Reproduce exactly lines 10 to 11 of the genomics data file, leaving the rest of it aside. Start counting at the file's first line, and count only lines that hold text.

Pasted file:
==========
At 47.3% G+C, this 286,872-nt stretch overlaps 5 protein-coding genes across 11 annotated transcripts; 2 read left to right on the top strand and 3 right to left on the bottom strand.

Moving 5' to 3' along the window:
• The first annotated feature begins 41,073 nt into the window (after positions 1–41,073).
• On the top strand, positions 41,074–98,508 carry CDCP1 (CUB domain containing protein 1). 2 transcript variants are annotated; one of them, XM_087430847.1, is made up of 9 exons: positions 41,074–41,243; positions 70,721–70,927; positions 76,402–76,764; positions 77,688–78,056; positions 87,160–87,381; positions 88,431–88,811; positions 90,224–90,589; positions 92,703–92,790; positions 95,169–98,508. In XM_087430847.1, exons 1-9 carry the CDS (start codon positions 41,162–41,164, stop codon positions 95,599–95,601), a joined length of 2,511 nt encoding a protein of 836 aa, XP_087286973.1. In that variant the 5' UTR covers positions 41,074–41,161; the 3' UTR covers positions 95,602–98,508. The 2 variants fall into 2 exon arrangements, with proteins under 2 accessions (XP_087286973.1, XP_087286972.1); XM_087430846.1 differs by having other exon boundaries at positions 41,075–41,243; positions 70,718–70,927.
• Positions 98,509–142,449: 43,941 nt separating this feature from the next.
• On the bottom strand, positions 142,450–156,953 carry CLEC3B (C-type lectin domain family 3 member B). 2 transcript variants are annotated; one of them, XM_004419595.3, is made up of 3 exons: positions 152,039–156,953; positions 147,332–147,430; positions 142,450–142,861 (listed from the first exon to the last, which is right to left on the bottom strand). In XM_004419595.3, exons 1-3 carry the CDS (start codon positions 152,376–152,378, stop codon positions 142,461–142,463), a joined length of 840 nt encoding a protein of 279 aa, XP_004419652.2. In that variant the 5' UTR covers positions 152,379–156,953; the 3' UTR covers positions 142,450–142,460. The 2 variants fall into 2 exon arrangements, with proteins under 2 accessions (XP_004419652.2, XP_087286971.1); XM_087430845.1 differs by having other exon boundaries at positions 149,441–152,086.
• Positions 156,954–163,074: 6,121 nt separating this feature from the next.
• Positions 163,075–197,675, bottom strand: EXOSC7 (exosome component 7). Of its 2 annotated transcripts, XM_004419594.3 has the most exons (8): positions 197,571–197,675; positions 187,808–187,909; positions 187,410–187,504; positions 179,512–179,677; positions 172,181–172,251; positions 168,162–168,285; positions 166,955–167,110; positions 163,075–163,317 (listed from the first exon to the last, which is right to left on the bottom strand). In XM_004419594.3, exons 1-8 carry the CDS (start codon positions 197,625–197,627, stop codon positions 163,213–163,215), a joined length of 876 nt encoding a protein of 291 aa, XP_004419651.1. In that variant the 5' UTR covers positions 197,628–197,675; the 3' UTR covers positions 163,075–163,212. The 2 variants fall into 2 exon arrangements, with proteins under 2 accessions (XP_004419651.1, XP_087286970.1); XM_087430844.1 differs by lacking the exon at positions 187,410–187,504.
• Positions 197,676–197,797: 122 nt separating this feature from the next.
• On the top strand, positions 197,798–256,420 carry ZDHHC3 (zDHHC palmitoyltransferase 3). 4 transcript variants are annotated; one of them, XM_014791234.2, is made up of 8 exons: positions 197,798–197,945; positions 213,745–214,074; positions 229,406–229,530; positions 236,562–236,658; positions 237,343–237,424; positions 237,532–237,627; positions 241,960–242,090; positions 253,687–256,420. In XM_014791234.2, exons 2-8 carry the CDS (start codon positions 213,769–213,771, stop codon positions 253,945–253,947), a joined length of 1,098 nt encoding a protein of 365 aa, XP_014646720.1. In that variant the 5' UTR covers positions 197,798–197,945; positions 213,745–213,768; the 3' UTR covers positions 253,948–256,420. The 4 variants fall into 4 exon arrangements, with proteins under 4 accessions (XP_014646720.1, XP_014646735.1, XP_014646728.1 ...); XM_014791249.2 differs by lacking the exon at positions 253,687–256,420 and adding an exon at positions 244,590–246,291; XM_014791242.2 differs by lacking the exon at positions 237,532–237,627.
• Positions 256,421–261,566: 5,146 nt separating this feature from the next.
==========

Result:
• On the top strand, positions 197,798–256,420 carry ZDHHC3 (zDHHC palmitoyltransferase 3). 4 transcript variants are annotated; one of them, XM_014791234.2, is made up of 8 exons: positions 197,798–197,945; positions 213,745–214,074; positions 229,406–229,530; positions 236,562–236,658; positions 237,343–237,424; positions 237,532–237,627; positions 241,960–242,090; positions 253,687–256,420. In XM_014791234.2, exons 2-8 carry the CDS (start codon positions 213,769–213,771, stop codon positions 253,945–253,947), a joined length of 1,098 nt encoding a protein of 365 aa, XP_014646720.1. In that variant the 5' UTR covers positions 197,798–197,945; positions 213,745–213,768; the 3' UTR covers positions 253,948–256,420. The 4 variants fall into 4 exon arrangements, with proteins under 4 accessions (XP_014646720.1, XP_014646735.1, XP_014646728.1 ...); XM_014791249.2 differs by lacking the exon at positions 253,687–256,420 and adding an exon at positions 244,590–246,291; XM_014791242.2 differs by lacking the exon at positions 237,532–237,627.
• Positions 256,421–261,566: 5,146 nt separating this feature from the next.